The Mount Orne Bridge stands in one of the Connecticut River Valley's most beautiful areas. Old photographs show a toll house standing against the side of the Vermont portal.
The Covered Spans of Yesteryear website provides a history of the bridge: "The first bridge at this site was constructed in the 1860s or 70s to connect the towns Lancaster and Lunenburg. The owner, Union Bridge Company, operated it as a toll bridge until it was destroyed by a log jam in 1908. Ferry service connected the two communities until a new bridge was built in 1911. The yellow pine timber for the bridge was precut and assembled at the site."
"In 1969, a truck loaded with highway salt dropped through the deck and landed on the ice below. The front of the truck hooked on a steel rod in the bridge while rear rested on the ice."
"The bridge was closed on July 5, 1983 for twelve weeks to allow rehabilitation by the state of New Hampshire at a cost of $133,000. Funding came from the towns of Lancaster and Lunenburg, the states of New Hampshire and Vermont, and a federal Historic Preservation Fund matching grant from the National Park Service of the U.S. Department of the Interior through the New Hampshire Division of Historical Resources. The rededication of the bridge took place on November 23, 1983."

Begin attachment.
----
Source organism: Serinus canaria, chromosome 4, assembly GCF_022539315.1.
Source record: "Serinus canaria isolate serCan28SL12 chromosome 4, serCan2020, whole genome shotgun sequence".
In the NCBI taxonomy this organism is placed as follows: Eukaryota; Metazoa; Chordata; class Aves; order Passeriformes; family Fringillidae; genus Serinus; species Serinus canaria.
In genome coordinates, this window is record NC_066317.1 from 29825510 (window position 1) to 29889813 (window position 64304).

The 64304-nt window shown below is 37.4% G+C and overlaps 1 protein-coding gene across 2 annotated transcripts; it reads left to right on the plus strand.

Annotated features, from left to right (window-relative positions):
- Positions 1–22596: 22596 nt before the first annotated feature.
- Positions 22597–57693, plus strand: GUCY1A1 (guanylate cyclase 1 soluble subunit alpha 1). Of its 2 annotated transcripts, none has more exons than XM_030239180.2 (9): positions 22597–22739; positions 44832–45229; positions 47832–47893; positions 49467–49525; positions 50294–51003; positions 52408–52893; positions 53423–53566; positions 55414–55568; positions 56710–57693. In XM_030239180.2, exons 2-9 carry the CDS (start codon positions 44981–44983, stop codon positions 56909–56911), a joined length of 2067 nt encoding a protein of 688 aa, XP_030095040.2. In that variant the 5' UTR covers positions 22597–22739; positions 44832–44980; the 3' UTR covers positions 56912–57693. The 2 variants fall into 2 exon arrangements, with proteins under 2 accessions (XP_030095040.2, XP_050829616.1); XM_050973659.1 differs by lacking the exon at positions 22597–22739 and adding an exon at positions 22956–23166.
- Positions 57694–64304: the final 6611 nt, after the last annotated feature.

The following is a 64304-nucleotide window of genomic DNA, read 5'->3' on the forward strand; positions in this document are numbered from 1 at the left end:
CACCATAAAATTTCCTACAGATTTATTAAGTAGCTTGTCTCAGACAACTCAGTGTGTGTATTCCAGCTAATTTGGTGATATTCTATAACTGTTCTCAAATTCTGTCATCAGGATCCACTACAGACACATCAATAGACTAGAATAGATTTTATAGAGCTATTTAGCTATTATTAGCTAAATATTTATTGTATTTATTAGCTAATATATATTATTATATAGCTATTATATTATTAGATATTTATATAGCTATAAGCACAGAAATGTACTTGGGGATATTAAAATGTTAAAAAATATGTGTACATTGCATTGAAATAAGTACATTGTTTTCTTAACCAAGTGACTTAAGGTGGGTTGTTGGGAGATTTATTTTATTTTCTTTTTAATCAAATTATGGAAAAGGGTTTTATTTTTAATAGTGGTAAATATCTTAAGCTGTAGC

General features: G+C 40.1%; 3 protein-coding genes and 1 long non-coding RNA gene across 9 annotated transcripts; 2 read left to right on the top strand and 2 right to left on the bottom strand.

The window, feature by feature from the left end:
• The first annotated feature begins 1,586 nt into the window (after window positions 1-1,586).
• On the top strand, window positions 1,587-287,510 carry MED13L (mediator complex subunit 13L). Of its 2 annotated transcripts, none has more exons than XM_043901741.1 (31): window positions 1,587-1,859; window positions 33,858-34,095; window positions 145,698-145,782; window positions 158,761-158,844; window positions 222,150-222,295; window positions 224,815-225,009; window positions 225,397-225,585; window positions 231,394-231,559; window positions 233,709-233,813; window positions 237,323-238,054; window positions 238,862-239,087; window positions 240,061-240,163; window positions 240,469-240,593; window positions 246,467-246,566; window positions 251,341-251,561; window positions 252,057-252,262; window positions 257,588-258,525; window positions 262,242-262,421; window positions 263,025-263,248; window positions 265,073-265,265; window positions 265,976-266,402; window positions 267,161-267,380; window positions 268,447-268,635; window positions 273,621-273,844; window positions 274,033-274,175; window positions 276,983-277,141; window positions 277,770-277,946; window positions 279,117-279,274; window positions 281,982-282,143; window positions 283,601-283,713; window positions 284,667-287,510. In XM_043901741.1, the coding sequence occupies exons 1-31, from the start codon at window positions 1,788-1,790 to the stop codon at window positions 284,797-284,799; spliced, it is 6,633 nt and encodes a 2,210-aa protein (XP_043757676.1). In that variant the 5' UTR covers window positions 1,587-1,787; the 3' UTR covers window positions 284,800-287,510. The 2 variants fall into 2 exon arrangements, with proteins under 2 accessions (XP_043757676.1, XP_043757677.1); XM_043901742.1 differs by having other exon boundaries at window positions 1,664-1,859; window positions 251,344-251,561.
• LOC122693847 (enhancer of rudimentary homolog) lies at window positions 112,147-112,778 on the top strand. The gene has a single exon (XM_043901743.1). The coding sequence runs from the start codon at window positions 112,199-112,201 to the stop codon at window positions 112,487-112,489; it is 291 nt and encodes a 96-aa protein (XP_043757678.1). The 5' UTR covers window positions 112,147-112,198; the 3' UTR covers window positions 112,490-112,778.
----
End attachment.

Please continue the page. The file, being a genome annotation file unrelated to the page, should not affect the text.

In recent years the bridge has been closed three times due to damage by tractor trailers. The Salmon Press reported that the accidents happened in 2006, 2010, and 2012.
|Location:||East Concord Road|
|Builder:||Berlin Construction Company & Babbitt Brothers|
|Truss Length:||266 feet|
|National Register of Historical Places Listing Date:||December 12, 1976|
Credits: All pictures, information and descriptions are taken from Spanning Time Vermont's Covered Bridges by Joseph C. Nelson ©1997 and the World Guide to Covered Bridges - 2009 unless otherwise specified.